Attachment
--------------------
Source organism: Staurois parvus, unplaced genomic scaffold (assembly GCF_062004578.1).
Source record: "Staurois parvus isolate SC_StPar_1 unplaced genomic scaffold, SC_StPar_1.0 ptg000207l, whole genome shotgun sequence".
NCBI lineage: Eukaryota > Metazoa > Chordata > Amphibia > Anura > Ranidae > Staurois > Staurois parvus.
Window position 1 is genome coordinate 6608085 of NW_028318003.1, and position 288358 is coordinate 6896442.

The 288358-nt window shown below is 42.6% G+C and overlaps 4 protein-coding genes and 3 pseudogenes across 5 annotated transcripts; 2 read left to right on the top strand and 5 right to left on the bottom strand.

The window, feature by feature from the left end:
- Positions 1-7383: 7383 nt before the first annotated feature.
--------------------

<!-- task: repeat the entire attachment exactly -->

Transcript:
Source organism: Staurois parvus, unplaced genomic scaffold (assembly GCF_062004578.1).
Source record: "Staurois parvus isolate SC_StPar_1 unplaced genomic scaffold, SC_StPar_1.0 ptg000207l, whole genome shotgun sequence".
NCBI lineage: Eukaryota > Metazoa > Chordata > Amphibia > Anura > Ranidae > Staurois > Staurois parvus.
Window position 1 is genome coordinate 6608085 of NW_028318003.1, and position 288358 is coordinate 6896442.

The 288358-nt window shown below is 42.6% G+C and overlaps 4 protein-coding genes and 3 pseudogenes across 5 annotated transcripts; 2 read left to right on the top strand and 5 right to left on the bottom strand.

The window, feature by feature from the left end:
- Positions 1-7383: 7383 nt before the first annotated feature.